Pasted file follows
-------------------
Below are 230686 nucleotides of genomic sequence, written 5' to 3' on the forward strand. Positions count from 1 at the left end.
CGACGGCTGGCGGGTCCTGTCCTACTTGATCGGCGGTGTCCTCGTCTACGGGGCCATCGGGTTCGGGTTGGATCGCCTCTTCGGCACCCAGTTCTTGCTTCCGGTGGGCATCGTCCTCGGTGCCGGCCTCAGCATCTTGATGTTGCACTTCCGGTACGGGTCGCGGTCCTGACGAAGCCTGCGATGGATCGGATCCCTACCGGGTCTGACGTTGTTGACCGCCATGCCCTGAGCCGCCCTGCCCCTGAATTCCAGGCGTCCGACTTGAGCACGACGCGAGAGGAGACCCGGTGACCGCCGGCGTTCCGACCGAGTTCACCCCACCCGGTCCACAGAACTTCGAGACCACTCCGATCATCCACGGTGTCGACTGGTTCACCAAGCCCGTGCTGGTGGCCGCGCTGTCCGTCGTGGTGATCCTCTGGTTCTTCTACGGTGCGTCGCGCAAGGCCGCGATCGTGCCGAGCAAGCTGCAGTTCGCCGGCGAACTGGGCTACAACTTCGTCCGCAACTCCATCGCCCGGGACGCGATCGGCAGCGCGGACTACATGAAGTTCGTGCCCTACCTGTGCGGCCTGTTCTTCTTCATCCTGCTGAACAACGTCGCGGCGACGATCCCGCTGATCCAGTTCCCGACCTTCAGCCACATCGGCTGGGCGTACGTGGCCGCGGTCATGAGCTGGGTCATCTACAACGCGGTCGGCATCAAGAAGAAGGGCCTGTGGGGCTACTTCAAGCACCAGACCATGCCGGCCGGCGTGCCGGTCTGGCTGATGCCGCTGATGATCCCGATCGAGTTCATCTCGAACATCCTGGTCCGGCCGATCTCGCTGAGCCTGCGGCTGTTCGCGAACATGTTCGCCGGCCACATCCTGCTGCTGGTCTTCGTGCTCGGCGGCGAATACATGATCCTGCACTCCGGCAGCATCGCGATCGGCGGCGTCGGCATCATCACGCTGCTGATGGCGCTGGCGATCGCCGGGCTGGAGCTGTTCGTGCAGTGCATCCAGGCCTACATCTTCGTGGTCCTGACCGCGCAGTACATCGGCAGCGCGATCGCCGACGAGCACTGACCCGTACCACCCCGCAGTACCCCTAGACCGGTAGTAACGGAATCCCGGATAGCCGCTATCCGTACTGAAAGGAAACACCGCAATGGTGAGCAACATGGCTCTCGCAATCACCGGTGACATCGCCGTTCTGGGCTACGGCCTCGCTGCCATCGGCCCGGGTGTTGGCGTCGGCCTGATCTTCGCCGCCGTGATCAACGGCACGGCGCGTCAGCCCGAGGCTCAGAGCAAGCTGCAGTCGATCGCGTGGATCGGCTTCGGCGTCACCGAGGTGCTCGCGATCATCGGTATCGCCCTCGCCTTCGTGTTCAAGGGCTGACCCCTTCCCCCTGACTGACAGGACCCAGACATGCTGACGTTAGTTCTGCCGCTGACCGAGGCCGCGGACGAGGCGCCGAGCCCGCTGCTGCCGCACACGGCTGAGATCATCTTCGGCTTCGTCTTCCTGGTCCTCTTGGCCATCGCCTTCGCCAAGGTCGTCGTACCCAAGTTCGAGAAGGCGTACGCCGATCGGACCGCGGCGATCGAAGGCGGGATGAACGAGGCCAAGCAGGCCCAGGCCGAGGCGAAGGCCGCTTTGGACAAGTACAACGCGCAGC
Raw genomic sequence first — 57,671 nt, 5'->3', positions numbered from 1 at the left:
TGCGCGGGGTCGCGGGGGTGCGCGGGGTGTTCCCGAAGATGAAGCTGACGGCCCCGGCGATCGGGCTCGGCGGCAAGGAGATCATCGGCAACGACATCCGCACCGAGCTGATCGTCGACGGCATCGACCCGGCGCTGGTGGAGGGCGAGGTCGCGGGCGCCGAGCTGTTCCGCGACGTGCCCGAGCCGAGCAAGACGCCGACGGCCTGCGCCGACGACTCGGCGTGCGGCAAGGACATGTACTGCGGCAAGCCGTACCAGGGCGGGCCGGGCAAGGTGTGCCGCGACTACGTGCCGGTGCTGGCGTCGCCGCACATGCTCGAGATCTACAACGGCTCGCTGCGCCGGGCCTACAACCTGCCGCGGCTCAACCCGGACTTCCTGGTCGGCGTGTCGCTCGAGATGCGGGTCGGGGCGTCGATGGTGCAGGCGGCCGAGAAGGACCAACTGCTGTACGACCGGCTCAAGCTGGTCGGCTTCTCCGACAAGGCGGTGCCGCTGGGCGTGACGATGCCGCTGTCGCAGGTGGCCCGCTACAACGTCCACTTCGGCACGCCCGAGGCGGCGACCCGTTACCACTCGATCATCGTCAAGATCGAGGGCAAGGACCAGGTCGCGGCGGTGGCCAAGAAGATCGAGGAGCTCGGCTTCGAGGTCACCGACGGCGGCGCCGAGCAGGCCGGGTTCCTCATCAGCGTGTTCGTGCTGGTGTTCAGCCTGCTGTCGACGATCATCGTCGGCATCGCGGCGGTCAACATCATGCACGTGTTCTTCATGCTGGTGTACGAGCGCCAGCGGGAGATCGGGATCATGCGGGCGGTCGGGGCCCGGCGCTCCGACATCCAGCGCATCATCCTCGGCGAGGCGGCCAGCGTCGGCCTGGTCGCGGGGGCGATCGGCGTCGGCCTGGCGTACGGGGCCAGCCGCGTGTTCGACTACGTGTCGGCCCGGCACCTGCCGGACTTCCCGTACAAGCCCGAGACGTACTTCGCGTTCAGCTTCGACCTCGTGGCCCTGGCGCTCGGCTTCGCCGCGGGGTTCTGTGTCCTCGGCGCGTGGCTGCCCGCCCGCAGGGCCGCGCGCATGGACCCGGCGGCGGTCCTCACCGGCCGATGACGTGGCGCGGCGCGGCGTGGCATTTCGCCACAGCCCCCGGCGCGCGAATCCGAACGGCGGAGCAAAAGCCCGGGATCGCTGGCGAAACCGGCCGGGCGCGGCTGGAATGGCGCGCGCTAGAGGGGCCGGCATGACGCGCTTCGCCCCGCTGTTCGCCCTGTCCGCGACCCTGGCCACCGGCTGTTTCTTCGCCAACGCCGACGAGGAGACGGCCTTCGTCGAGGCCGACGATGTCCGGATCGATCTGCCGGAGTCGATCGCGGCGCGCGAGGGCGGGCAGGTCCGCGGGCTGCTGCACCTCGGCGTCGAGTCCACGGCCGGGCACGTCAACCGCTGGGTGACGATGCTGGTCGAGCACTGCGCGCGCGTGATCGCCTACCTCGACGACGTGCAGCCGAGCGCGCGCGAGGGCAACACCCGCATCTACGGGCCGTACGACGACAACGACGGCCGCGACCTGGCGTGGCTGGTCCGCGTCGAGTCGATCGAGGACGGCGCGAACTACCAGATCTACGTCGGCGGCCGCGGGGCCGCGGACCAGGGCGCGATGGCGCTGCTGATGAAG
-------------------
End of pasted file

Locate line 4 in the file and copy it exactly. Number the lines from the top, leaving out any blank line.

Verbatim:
TGCGCGGGGTCGCGGGGGTGCGCGGGGTGTTCCCGAAGATGAAGCTGACGGCCCCGGCGATCGGGCTCGGCGGCAAGGAGATCATCGGCAACGACATCCGCACCGAGCTGATCGTCGACGGCATCGACCCGGCGCTGGTGGAGGGCGAGGTCGCGGGCGCCGAGCTGTTCCGCGACGTGCCCGAGCCGAGCAAGACGCCGACGGCCTGCGCCGACGACTCGGCGTGCGGCAAGGACATGTACTGCGGCAAGCCGTACCAGGGCGGGCCGGGCAAGGTGTGCCGCGACTACGTGCCGGTGCTGGCGTCGCCGCACATGCTCGAGATCTACAACGGCTCGCTGCGCCGGGCCTACAACCTGCCGCGGCTCAACCCGGACTTCCTGGTCGGCGTGTCGCTCGAGATGCGGGTCGGGGCGTCGATGGTGCAGGCGGCCGAGAAGGACCAACTGCTGTACGACCGGCTCAAGCTGGTCGGCTTCTCCGACAAGGCGGTGCCGCTGGGCGTGACGATGCCGCTGTCGCAGGTGGCCCGCTACAACGTCCACTTCGGCACGCCCGAGGCGGCGACCCGTTACCACTCGATCATCGTCAAGATCGAGGGCAAGGACCAGGTCGCGGCGGTGGCCAAGAAGATCGAGGAGCTCGGCTTCGAGGTCACCGACGGCGGCGCCGAGCAGGCCGGGTTCCTCATCAGCGTGTTCGTGCTGGTGTTCAGCCTGCTGTCGACGATCATCGTCGGCATCGCGGCGGTCAACATCATGCACGTGTTCTTCATGCTGGTGTACGAGCGCCAGCGGGAGATCGGGATCATGCGGGCGGTCGGGGCCCGGCGCTCCGACATCCAGCGCATCATCCTCGGCGAGGCGGCCAGCGTCGGCCTGGTCGCGGGGGCGATCGGCGTCGGCCTGGCGTACGGGGCCAGCCGCGTGTTCGACTACGTGTCGGCCCGGCACCTGCCGGACTTCCCGTACAAGCCCGAGACGTACTTCGCGTTCAGCTTCGACCTCGTGGCCCTGGCGCTCGGCTTCGCCGCGGGGTTCTGTGTCCTCGGCGCGTGGCTGCCCGCCCGCAGGGCCGCGCGCATGGACCCGGCGGCGGTCCTCACCGGCCGATGACGTGGCGCGGCGCGGCGTGGCATTTCGCCACAGCCCCCGGCGCGCGAATCCGAACGGCGGAGCAAAAGCCCGGGATCGCTGGCGAAACCGGCCGGGCGCGGCTGGAATGGCGCGCGCTAGAGGGGCCGGCATGACGCGCTTCGCCCCGCTGTTCGCCCTGTCCGCGACCCTGGCCACCGGCTGTTTCTTCGCCAACGCCGACGAGGAGACGGCCTTCGTCGAGGCCGACGATGTCCGGATCGATCTGCCGGAGTCGATCGCGGCGCGCGAGGGCGGGCAGGTCCGCGGGCTGCTGCACCTCGGCGTCGAGTCCACGGCCGGGCACGTCAACCGCTGGGTGACGATGCTGGTCGAGCACTGCGCGCGCGTGATCGCCTACCTCGACGACGTGCAGCCGAGCGCGCGCGAGGGCAACACCCGCATCTACGGGCCGTACGACGACAACGACGGCCGCGACCTGGCGTGGCTGGTCCGCGTCGAGTCGATCGAGGACGGCGCGAACTACCAGATCTACGTCGGCGGCCGCGGGGCCGCGGACCAGGGCGCGATGGCGCTGCTGATGAAG